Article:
Dobyns estimated that he had made more than 50,000 arrowheads over the previous 40 years. He was taught by James Billy of the Umatilla Indian tribe, who was the last of the tribe’s arrowhead makers. And Dobyns said there was one sure way to tell his arrowheads apart from those made by long-ago Native Americans:
“Mine are better.”
Dobyns plucked a palm-sized piece of obsidian from a group of stones collected at Glass Buttes near Burns and along the Paulina-East Lake Road in central Oregon. Cradling it in a leather pad in the palm of his left hand, Dobyns plied a sharpened 10-inch piece of deer antler with his right along the edge of the rock, chipping away pieces of the stone all along the outer edge. As his arrowhead began to take shape, he used smaller, finer antler pieces to make precision chips.
|Harold Dobyns displays some of his hand-made arrowheads and the tools he uses to make them on May 31, 1965. (EO file photo)|
And fakes are easy to spot, since they aren’t weathered, Dobyns said, but that’s not a sure-fire method of detecting phony arrowheads, since he could turn out a weathered-looking arrowhead using cold cream, certain chemicals and the oven in his kitchen.
It is a hazardous hobby, though. Dobyns related that he’d had two chips of rock lodged in his eyes, and his hands were covered with tiny scars caused by th razor-sharp flakes of stone. But he didn’t like to be idle, so the Pendleton man was pondering a return to the World’s Fair, where he would demonstrate the ancient art.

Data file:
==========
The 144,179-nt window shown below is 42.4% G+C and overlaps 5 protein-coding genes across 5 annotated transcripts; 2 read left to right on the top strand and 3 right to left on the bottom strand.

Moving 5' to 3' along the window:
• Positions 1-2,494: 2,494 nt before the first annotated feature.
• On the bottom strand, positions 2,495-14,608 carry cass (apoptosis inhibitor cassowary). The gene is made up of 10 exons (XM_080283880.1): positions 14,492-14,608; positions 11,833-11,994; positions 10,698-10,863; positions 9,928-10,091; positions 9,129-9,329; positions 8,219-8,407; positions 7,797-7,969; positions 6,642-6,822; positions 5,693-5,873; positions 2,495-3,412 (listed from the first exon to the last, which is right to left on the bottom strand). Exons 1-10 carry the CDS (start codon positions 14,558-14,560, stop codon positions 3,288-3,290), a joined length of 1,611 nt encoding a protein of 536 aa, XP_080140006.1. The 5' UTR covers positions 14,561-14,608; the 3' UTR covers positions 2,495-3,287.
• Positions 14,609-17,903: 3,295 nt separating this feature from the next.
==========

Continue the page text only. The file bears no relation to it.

Author’s note: After publication of last week’s Vault column (“Gravestone confounds Pendleton gardener,” May 19, 2018), intrepid reader Caren Fowler did some investigation and found a Dee Freeman Horwitz, born April 25, 1886, who died Sept. 1, 1983, in Spokane, Wash., at the age of 96.
Further investigation into Ms. Horwitz on Ancestry.com found she was born in Missouri and married at least four times: first to Mr. Horwitz, whose information was not found; second to Charles E. Lewis of Stanfield on June 20, 1928, at age 42; third to Peter Van Dyke of Pullman, Wash., on April 10, 1939 at age 52; and for the fourth time to Charles Summers of Tulare, Calif., on Dec. 5, 1952, at age 66.